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APD 050378
April 19, 2005

APD 050378

April 19, 2005

This appeal arises pursuant to the Texas Workers’ Compensation Act, TEX. LAB. CODE ANN. § 401.001 et seq. (1989 Act). A contested case hearing was held on January 31, 2005. The hearing officer determined that the first certification of maximum medical improvement (MMI) and impairment rating (IR) assigned by (Dr. F) on December 30, 2003, did not become final under Section 408.123.

The appellant/cross-respondent (carrier) appealed, contending that the respondent/cross-appellant (claimant) clearly had not timely disputed the first certification and that contrary to the hearing officer’s determination none of the exceptions to Section 408.123(e)(1) applied. The claimant cross-appealed, contending that Dr. F’s rating did not constitute a proper certification because he had not properly applied the Guides to the Evaluation of Permanent Impairment, fourth edition (1st, 2nd, 3rd, or 4th printing, including corrections and changes as issued by the American Medical Association prior to May 16, 2000) (AMA Guides). The claimant also responded to the carrier’s appeal, asserting that the hearing officer is the sole judge of the evidence and that the claimant’s treatment had been improper and inadequate (i.e. one or more of the exceptions of Section 408.123(e)(1) applied). The claimant also asserted that Dr. F committed significant error in calculating the IR. The file does not contain a response to the claimant’s appeal.


Reversed and a new decision rendered.

Although there were no stipulations to the facts it appears undisputed that the claimant, an auto body shop worker, sustained a compensable right knee injury on _____________, when he fell and sustained a fracture of the right patella and internal derangement of the right knee. The claimant had surgery, shortly after his injury, apparently in January 2003, for the fractured patella. The claimant had a second surgery on February 6, 2003, for re-displacement of the fixated patella fracture and subsequently a third surgery on August 19, 2003, for medial and lateral meniscal tears. The claimant received extensive physical therapy and in December 2003, physical therapy notes indicate decreased pain. A December 17, 2003, note suggests that removal of hardware in the claimant’s knee should be considered. The claimant’s treating doctor referred the claimant to Dr. F for MMI evaluation and IR. Dr. F examined the claimant on December 30, 2003, certified MMI on that date and assessed an 11% IR based on 4% impairment for the partial medial and lateral menisectomy (Table 64, page 85 of the AMA Guides), 3% impairment for the patellar fracture (also from Table 64, page 85) and 4% impairment for loss of range of motion (ROM) based on Table 41, page 78 of the Guides. The claimant’s treating doctor agreed with Dr. F’s assessment.

The claimant returned to work at his preinjury job without restrictions around the middle of January 2004. A physical therapy note of January 28, 2004, states that the claimant “is currently not having anterior knee pain from the hardware” and that he understands the hardware may need to be removed in the future if it becomes symptomatic. Another note dated February 20, 2004, notes that the claimant “has been back to work for approximately four weeks.” Although no date was established when the claimant received Dr. F’s report, the claimant agrees that he did not dispute it within 90 days of when he had notice of it. The first dispute of Dr. F’s rating was in a request for a benefit review conference on July 10, 2004. The claimant testified that he had not disputed the IR earlier because he “was under the impression [he] was good to go back to work.” Physical therapy notes indicate that the claimant “did aggravate his knee” sometime in April 2004 and the knee condition began to deteriorate. The claimant had arthroscopic surgery with debridement and removal of the retained hardware on June 22, 2004. The medical records reflect that the claimant‘s knee condition continued to worsen.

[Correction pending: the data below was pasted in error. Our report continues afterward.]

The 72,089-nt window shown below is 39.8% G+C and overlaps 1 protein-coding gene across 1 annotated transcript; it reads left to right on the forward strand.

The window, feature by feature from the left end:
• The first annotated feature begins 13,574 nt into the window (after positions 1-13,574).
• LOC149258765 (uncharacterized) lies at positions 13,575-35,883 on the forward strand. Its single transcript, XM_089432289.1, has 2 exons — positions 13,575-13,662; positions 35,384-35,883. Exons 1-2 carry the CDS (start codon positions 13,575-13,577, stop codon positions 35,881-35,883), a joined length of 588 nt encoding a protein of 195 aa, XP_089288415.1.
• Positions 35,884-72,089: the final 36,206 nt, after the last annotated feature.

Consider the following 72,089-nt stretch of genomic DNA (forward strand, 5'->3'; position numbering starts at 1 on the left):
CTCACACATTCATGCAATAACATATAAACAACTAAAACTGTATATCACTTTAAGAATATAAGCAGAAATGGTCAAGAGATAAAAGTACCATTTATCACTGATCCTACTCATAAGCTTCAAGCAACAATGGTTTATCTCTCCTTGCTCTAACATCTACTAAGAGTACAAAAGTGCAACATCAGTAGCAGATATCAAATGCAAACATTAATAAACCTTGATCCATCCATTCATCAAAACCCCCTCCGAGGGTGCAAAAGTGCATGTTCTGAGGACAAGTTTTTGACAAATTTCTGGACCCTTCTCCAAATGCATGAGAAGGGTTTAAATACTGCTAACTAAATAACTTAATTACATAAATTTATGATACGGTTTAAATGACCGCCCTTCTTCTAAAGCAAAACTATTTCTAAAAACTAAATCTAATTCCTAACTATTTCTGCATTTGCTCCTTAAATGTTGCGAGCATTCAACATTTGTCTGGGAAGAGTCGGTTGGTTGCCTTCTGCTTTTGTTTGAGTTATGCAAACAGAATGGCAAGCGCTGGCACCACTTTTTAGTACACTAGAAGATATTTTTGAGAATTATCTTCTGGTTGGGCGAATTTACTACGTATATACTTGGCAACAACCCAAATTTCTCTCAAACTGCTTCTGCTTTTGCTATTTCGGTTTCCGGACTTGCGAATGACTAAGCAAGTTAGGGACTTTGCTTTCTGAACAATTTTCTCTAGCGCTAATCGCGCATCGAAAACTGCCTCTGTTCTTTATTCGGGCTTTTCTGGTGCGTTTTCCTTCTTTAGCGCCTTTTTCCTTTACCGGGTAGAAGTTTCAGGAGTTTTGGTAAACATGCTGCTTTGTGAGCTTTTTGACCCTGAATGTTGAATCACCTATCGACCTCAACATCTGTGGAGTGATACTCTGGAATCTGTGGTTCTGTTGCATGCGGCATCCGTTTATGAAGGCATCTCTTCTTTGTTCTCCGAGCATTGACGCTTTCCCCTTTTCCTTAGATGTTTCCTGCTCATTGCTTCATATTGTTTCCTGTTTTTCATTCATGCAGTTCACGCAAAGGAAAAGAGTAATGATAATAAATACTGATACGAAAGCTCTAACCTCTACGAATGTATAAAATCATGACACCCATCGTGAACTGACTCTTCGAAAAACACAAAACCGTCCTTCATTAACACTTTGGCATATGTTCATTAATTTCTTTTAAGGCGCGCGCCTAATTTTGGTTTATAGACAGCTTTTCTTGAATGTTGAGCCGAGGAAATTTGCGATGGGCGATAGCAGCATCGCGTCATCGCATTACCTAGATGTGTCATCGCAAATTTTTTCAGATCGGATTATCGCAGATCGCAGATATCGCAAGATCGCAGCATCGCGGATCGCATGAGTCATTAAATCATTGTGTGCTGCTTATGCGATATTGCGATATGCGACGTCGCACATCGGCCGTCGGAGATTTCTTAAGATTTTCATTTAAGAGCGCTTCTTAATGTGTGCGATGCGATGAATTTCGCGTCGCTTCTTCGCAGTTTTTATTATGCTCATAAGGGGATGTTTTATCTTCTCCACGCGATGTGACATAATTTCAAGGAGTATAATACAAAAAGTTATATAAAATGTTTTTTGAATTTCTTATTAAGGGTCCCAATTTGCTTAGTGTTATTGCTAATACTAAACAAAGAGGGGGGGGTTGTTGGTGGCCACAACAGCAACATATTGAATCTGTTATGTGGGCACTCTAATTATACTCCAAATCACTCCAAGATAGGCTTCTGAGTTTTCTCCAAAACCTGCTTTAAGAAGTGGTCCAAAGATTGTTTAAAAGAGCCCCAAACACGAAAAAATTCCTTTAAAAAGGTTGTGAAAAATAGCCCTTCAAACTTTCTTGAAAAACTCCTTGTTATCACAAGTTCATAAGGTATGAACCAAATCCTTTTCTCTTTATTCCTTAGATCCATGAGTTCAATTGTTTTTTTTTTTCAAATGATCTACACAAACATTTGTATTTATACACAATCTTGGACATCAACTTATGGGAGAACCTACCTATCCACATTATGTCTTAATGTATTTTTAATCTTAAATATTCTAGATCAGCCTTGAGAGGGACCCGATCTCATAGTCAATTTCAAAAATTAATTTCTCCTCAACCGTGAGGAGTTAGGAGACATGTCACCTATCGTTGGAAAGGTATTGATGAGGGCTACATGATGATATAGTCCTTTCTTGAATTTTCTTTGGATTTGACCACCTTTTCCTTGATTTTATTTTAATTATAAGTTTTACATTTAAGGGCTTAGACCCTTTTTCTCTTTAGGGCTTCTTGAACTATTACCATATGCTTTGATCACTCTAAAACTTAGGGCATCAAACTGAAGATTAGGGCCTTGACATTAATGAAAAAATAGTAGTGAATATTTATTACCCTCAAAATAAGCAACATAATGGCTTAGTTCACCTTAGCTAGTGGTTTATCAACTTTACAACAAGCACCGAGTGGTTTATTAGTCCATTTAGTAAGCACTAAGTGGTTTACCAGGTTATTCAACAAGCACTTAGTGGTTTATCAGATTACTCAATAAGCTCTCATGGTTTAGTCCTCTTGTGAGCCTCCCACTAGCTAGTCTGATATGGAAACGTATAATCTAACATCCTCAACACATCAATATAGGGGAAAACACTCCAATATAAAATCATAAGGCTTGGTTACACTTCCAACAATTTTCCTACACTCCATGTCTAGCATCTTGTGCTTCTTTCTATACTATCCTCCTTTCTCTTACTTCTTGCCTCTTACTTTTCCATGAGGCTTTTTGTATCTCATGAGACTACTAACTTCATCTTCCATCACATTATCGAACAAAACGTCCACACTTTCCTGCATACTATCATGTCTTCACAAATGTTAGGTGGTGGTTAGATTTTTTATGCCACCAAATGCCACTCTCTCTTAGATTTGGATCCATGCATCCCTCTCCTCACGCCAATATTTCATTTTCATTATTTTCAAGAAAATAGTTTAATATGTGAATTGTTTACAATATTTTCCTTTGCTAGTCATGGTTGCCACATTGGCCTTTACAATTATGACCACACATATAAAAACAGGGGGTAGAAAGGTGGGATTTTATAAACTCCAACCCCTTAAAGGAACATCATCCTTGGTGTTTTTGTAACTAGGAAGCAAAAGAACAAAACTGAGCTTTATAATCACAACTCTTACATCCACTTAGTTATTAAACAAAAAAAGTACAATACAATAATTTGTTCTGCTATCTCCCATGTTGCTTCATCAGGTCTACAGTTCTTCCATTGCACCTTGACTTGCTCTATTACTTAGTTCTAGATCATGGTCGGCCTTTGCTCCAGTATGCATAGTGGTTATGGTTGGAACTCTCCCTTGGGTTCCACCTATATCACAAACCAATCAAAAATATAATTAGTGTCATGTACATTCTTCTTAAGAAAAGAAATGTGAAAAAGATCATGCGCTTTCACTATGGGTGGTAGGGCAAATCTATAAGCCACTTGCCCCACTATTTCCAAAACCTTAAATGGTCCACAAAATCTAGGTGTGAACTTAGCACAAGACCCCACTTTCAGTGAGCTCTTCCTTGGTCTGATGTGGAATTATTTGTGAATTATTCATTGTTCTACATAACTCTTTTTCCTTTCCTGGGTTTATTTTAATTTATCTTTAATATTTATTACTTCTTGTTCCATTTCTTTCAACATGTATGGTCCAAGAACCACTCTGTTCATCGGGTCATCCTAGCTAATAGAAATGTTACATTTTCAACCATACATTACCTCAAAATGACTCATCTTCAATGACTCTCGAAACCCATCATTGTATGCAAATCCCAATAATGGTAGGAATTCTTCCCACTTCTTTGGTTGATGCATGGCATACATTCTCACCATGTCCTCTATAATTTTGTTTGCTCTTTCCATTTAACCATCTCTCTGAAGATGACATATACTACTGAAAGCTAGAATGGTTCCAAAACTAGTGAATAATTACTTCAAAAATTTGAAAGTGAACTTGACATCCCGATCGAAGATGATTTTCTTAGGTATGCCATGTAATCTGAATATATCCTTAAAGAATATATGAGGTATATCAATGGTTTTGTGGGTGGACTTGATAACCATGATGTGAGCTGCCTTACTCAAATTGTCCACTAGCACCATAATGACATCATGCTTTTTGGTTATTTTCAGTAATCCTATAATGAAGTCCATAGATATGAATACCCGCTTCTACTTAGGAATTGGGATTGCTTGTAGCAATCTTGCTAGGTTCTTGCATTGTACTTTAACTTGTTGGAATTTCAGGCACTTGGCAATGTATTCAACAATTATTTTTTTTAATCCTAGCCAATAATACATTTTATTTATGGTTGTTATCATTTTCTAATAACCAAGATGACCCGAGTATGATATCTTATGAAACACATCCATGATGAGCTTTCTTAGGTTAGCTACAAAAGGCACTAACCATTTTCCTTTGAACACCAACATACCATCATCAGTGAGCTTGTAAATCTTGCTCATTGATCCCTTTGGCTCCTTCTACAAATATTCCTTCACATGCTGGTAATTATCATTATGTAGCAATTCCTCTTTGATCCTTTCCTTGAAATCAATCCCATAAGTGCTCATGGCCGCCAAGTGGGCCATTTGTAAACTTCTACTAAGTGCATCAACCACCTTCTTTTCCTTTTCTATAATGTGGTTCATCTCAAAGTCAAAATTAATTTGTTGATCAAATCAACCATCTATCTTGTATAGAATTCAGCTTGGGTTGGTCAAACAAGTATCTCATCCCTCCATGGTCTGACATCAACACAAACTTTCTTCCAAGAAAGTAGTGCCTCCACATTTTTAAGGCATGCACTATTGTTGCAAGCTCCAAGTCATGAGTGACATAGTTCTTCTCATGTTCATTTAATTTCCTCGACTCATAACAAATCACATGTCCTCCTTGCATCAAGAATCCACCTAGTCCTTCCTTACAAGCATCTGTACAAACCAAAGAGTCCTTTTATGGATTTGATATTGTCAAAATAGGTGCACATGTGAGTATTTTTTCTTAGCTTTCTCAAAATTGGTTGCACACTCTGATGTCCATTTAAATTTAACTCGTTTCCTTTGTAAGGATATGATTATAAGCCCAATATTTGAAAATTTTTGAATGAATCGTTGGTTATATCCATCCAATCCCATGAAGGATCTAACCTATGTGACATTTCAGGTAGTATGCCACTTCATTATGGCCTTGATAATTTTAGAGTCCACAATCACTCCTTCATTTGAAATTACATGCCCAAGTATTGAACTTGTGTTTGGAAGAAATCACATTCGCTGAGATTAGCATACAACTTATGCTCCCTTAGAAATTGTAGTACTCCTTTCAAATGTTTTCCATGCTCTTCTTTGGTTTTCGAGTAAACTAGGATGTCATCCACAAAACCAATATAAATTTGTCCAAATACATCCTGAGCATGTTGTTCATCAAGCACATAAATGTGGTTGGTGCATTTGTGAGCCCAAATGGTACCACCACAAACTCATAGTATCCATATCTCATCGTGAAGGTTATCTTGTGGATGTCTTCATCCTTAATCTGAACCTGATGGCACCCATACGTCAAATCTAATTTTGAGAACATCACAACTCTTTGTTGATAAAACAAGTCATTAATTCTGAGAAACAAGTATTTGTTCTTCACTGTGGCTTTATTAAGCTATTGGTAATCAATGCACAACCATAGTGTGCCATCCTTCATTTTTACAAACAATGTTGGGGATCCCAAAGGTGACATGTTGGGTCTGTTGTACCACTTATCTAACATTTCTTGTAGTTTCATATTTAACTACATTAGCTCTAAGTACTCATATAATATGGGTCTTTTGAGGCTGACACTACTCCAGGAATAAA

Dr. F, in a report dated August 19, 2004, attempts to “retract” his MMI date and IR stating that in December 2003 he “was not aware that there was pending surgery to remove the hardware from his knee.” Dr. F also stated that he was not aware that the claimant was going to return to his preinjury job. The treating doctor referred the claimant for an evaluation to (Dr. A) who in a report dated August 24, 2004, reviewed the records, commented that the claimant’s pain was secondary to a Baker’s cyst, that the cyst might require surgery and that the claimant “may be facing a total knee replacement in the future.” Subsequently another doctor, in a report dated October 20, 2004, noted severe advanced changes in the claimant’s knee and commented that “the only option left for this patient now is total knee replacement.” The claimant testified that he had a total right knee replacement in January 2005.

The hearing officer in an unappealed finding determined that “there has not been a clear misdiagnosis or a previously undiagnosed condition.” The hearing officer did, however, determine:

There has been a significant error on the part of the certifying doctor or improper or inadequate treatment which would render the certification of [MMI] or [IR] invalid because Claimant now needs aquatic therapy and “more aggressive rehab,” according to [Dr. F].

Tex. W.C. Comm’n, 28 TEX. ADMIN. CODE § 130.12(b)(4) (Rule 130.12(b)(4)), regarding the finality of the first certification of MMI and IR, states that the first certification may be disputed after the 90-day period as provided in Section 408.123(e), Section 408.123(d) provides that first valid certification of MMI and IR becomes final if not disputed within 90 days after receipt of written notification of the certification. At issue in this case is whether any of the exceptions listed in Section 408.123(e) apply. Section 408.123(e) states:

The first certification of [MMI] and/or [IR] may be disputed after the 90-day period if:

(1)there is compelling medical evidence establishing the following: